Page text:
This President's Day, we take a look at United First Parish Church (Unitarian Universalist) Quincy, MA, nicknamed "the Church of the Presidents." This congregation is also a National Historic Landmark as it holds the tombs of two U.S. presidents and first ladies. “Today, the congregation takes its link with history very seriously and works hard to balance its stewardship of this heritage with its role as an active congregation, says the Rev. Rebecca Froom. She says it is important to examine the complexity of historical figures because, ‘if we have an honest conversation about the past, it helps us have an honest conversation about the present.’” Read more in UU World. ... See MoreSee Less
Tucked away in a small, unassuming stone room beneath the 1828 Greek revival home of United First Parish in Quincy, Massachusetts, is something you won’t find in any other UU church: two U.S. presidents and first ladies. Nicknamed “the Church of the Presidents,” the National Historic Landmark is t...
1. Find the lightest, most durable wood in the shop. Today's choice- Poplar. 1b. Oak is great but it will dull your tools requiring you to sharpen every hour or so. 1c. Pine will rot in use so forget that. Ash and Poplar are good choices. 2. The paddle will be custom fit for your arm length and fist size. 2b. Ensure the fist handle section of the wood is large enough for your hand's grip. 2c. Measure the distance from your fingers placed down at your side to the top of your head. That is the shaft and grip length. The paddle face can be any size you prefer. I like an 8" wide and 10" long paddle face.. 3. Cut out the paddle with a hand coping saw after calculating the dimensions. Some folks use jig saws or band saws but I prefer to use no power tools. The quiet, gentle sound of the knives on the wood is mesmerizing. 4. Ensure the paddle blank is not bowed. If so, offset the center lines to adjust for any imperfections in the wood so that the entire paddle and shaft will be straight. 5. Draw a midline (centering line) down the entire edge of the board with a pencil. Use a straight edge. Also add a second guide line about a 1/4" above and below that center line. You will remove the wood between the center line and second (contour) line. 6. Start with a draw knife to take off the bulk of wood. Go slow, you can't put the wood back if you take off too much! 7. Switch to a spoke shave to start shaping it. 8. Redraw the contour and center lines as needed, then repeat steps 5-7. Figure about 6-8 hours to get the carving done. 9. When done, sand sequentially with the following grits, 80, 120, 180, 220 10. Rub in the Danish, teak or tung oil (3 coats). Follow instructions on the container. 10b. Some folks use Poly, master wood workers use oil. 11. Engrave your name on it.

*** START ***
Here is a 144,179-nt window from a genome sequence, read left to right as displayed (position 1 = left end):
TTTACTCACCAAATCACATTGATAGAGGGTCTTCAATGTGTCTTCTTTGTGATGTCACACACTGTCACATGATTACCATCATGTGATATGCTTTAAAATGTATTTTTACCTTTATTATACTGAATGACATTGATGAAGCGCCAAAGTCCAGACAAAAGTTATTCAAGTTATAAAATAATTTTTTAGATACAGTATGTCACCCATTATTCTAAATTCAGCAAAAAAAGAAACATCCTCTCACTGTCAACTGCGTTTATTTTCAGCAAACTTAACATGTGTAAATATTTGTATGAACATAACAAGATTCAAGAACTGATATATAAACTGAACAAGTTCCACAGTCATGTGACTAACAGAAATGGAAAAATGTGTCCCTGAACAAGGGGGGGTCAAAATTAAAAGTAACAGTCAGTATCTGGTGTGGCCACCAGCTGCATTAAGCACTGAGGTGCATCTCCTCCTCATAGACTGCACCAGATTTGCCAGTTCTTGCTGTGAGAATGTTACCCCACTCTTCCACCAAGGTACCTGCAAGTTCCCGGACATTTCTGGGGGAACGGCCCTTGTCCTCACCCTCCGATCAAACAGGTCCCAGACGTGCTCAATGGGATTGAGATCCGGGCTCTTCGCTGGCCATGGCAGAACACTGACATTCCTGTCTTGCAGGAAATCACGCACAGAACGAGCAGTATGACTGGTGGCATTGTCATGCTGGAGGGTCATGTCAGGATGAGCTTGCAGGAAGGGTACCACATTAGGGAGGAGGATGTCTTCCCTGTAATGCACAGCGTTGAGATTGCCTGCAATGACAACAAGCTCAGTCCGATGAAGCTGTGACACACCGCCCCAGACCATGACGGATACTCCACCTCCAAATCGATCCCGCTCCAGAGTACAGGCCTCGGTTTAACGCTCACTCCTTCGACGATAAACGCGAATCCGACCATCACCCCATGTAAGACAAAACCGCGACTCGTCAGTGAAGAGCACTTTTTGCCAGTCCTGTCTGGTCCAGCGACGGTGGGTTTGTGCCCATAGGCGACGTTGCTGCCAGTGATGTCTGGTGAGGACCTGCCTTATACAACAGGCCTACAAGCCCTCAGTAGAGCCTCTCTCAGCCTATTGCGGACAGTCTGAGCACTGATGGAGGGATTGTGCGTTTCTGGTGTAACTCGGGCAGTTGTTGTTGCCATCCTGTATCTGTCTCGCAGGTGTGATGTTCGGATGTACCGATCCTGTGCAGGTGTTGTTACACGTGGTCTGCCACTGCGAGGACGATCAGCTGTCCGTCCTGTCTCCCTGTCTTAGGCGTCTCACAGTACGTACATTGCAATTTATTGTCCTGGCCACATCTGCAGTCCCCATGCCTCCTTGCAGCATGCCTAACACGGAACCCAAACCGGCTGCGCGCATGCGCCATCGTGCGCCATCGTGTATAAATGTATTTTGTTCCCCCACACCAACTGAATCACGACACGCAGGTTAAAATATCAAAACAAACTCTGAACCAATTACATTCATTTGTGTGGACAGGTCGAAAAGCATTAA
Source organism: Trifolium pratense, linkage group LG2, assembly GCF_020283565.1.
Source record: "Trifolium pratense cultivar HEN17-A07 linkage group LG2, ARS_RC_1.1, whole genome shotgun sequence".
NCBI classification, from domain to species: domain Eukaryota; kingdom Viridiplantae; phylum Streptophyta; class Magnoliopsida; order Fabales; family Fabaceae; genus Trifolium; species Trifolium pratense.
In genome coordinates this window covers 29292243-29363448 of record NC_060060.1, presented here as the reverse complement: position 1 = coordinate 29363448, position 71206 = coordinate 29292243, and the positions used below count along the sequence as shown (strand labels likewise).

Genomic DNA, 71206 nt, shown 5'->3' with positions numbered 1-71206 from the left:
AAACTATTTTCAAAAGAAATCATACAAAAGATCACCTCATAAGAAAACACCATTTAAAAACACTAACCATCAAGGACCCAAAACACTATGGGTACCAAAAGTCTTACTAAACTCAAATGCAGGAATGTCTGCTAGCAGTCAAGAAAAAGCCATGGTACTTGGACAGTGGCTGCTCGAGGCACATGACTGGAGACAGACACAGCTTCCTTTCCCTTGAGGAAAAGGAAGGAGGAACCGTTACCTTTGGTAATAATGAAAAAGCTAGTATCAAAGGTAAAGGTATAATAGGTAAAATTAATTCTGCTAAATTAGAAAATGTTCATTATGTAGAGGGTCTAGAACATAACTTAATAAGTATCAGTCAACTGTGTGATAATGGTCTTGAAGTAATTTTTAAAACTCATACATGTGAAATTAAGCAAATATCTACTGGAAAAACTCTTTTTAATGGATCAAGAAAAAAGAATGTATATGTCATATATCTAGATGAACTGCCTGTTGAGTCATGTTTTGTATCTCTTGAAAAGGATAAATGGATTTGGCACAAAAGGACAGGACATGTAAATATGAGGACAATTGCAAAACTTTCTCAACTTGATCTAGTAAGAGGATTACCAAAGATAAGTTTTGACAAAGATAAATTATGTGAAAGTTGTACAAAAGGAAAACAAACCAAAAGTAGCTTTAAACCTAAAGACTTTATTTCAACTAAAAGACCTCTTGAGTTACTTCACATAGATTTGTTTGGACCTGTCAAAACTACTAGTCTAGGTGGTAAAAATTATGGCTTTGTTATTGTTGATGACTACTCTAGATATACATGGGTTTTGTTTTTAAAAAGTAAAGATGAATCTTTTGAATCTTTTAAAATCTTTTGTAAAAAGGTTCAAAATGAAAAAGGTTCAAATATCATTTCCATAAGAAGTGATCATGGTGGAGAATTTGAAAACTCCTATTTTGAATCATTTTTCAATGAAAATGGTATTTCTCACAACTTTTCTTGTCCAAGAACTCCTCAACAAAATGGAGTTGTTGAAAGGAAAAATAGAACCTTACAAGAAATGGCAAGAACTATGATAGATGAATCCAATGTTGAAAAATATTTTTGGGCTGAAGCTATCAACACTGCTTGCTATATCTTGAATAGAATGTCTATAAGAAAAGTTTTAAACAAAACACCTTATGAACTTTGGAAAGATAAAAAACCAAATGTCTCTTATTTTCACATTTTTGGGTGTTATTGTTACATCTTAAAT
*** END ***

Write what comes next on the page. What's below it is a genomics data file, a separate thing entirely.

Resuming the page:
A day's work later...you have a custom paddle! (click on the pictures for more tips)
The blog of scientist and professor Dr JB Goss offers musings on nature and natural history, philosophy, meaning of life, independent living and man's quest for meaning. How to get what you need. The enemies of the working man. Living off the grid.